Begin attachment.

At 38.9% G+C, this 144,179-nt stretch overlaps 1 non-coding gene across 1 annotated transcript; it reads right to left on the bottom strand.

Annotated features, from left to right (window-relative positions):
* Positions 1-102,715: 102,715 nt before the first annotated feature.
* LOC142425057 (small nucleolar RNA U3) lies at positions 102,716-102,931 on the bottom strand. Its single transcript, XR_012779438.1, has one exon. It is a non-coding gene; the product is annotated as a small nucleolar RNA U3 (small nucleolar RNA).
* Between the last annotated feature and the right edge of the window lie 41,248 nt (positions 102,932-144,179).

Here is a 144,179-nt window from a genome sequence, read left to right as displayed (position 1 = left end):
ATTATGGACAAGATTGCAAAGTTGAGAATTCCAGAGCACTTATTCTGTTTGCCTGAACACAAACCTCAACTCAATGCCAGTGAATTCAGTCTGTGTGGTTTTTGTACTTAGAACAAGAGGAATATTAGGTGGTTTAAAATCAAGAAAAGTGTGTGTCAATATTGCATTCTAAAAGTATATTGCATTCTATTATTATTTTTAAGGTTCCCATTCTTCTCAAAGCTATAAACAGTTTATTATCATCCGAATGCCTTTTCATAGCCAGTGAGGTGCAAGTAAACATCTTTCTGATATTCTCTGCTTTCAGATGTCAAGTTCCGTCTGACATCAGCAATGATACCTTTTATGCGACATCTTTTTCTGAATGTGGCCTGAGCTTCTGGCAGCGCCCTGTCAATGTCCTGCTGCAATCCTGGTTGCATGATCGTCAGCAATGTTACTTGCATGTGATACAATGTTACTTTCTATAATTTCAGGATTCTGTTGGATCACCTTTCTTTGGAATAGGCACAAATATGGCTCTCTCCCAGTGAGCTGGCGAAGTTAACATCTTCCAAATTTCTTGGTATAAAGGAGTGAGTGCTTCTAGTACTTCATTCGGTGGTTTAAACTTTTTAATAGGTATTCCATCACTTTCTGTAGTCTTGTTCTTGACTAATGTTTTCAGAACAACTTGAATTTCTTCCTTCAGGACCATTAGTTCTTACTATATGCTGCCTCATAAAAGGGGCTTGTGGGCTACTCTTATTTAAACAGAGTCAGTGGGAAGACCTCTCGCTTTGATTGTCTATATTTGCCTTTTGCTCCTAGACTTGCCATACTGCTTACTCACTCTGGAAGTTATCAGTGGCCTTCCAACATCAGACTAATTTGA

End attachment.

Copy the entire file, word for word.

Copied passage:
At 38.9% G+C, this 144,179-nt stretch overlaps 1 non-coding gene across 1 annotated transcript; it reads right to left on the bottom strand.

Annotated features, from left to right (window-relative positions):
* Positions 1-102,715: 102,715 nt before the first annotated feature.
* LOC142425057 (small nucleolar RNA U3) lies at positions 102,716-102,931 on the bottom strand. Its single transcript, XR_012779438.1, has one exon. It is a non-coding gene; the product is annotated as a small nucleolar RNA U3 (small nucleolar RNA).
* Between the last annotated feature and the right edge of the window lie 41,248 nt (positions 102,932-144,179).

Here is a 144,179-nt window from a genome sequence, read left to right as displayed (position 1 = left end):
ATTATGGACAAGATTGCAAAGTTGAGAATTCCAGAGCACTTATTCTGTTTGCCTGAACACAAACCTCAACTCAATGCCAGTGAATTCAGTCTGTGTGGTTTTTGTACTTAGAACAAGAGGAATATTAGGTGGTTTAAAATCAAGAAAAGTGTGTGTCAATATTGCATTCTAAAAGTATATTGCATTCTATTATTATTTTTAAGGTTCCCATTCTTCTCAAAGCTATAAACAGTTTATTATCATCCGAATGCCTTTTCATAGCCAGTGAGGTGCAAGTAAACATCTTTCTGATATTCTCTGCTTTCAGATGTCAAGTTCCGTCTGACATCAGCAATGATACCTTTTATGCGACATCTTTTTCTGAATGTGGCCTGAGCTTCTGGCAGCGCCCTGTCAATGTCCTGCTGCAATCCTGGTTGCATGATCGTCAGCAATGTTACTTGCATGTGATACAATGTTACTTTCTATAATTTCAGGATTCTGTTGGATCACCTTTCTTTGGAATAGGCACAAATATGGCTCTCTCCCAGTGAGCTGGCGAAGTTAACATCTTCCAAATTTCTTGGTATAAAGGAGTGAGTGCTTCTAGTACTTCATTCGGTGGTTTAAACTTTTTAATAGGTATTCCATCACTTTCTGTAGTCTTGTTCTTGACTAATGTTTTCAGAACAACTTGAATTTCTTCCTTCAGGACCATTAGTTCTTACTATATGCTGCCTCATAAAAGGGGCTTGTGGGCTACTCTTATTTAAACAGAGTCAGTGGGAAGACCTCTCGCTTTGATTGTCTATATTTGCCTTTTGCTCCTAGACTTGCCATACTGCTTACTCACTCTGGAAGTTATCAGTGGCCTTCCAACATCAGACTAATTTGA